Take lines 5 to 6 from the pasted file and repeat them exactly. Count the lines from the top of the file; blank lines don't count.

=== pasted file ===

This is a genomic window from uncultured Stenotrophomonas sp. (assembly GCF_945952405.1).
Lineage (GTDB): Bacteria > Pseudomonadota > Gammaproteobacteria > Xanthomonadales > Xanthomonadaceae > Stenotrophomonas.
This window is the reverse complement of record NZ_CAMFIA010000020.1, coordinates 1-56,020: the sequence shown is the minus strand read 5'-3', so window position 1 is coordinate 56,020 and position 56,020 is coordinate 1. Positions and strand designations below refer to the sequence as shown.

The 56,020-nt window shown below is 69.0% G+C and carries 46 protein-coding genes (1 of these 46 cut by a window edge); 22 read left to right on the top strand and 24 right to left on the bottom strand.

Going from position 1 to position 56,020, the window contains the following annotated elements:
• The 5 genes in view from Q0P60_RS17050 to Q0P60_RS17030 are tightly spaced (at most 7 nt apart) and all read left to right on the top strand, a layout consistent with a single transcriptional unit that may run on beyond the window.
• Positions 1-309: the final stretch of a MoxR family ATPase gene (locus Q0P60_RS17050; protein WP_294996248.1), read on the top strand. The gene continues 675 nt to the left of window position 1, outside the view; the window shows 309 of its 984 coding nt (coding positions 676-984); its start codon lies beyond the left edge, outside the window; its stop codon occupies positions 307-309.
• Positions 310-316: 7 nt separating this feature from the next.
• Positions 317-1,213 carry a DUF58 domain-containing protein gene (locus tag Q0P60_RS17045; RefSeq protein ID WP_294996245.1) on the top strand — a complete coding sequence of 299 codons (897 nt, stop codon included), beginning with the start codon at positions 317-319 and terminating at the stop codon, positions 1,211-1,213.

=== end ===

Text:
Going from position 1 to position 56,020, the window contains the following annotated elements:
• The 5 genes in view from Q0P60_RS17050 to Q0P60_RS17030 are tightly spaced (at most 7 nt apart) and all read left to right on the top strand, a layout consistent with a single transcriptional unit that may run on beyond the window.